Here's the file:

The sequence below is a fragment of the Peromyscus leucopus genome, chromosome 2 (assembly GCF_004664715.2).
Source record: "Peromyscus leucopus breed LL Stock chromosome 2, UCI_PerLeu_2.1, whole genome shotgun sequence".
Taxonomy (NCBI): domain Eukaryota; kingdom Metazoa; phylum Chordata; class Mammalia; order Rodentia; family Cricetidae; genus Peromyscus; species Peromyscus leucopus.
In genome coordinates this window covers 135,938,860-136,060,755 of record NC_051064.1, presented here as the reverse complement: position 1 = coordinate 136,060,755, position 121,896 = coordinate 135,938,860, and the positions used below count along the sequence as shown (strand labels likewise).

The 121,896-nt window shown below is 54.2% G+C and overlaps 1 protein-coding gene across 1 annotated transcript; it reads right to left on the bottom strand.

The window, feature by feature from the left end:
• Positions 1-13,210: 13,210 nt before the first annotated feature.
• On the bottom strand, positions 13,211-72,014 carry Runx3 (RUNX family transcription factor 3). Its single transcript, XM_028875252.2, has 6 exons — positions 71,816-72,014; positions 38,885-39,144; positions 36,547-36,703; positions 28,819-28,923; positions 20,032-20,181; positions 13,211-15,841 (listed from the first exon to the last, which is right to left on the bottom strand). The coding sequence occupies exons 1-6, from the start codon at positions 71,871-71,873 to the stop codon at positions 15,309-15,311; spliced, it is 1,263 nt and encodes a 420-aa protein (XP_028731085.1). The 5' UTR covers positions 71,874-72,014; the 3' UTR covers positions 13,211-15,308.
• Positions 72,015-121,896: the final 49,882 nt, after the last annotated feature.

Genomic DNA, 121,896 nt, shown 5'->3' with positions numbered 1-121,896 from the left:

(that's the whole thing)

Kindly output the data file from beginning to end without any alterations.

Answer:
The sequence below is a fragment of the Peromyscus leucopus genome, chromosome 2 (assembly GCF_004664715.2).
Source record: "Peromyscus leucopus breed LL Stock chromosome 2, UCI_PerLeu_2.1, whole genome shotgun sequence".
Taxonomy (NCBI): domain Eukaryota; kingdom Metazoa; phylum Chordata; class Mammalia; order Rodentia; family Cricetidae; genus Peromyscus; species Peromyscus leucopus.
In genome coordinates this window covers 135,938,860-136,060,755 of record NC_051064.1, presented here as the reverse complement: position 1 = coordinate 136,060,755, position 121,896 = coordinate 135,938,860, and the positions used below count along the sequence as shown (strand labels likewise).

The 121,896-nt window shown below is 54.2% G+C and overlaps 1 protein-coding gene across 1 annotated transcript; it reads right to left on the bottom strand.

The window, feature by feature from the left end:
• Positions 1-13,210: 13,210 nt before the first annotated feature.
• On the bottom strand, positions 13,211-72,014 carry Runx3 (RUNX family transcription factor 3). Its single transcript, XM_028875252.2, has 6 exons — positions 71,816-72,014; positions 38,885-39,144; positions 36,547-36,703; positions 28,819-28,923; positions 20,032-20,181; positions 13,211-15,841 (listed from the first exon to the last, which is right to left on the bottom strand). The coding sequence occupies exons 1-6, from the start codon at positions 71,871-71,873 to the stop codon at positions 15,309-15,311; spliced, it is 1,263 nt and encodes a 420-aa protein (XP_028731085.1). The 5' UTR covers positions 71,874-72,014; the 3' UTR covers positions 13,211-15,308.
• Positions 72,015-121,896: the final 49,882 nt, after the last annotated feature.

Genomic DNA, 121,896 nt, shown 5'->3' with positions numbered 1-121,896 from the left: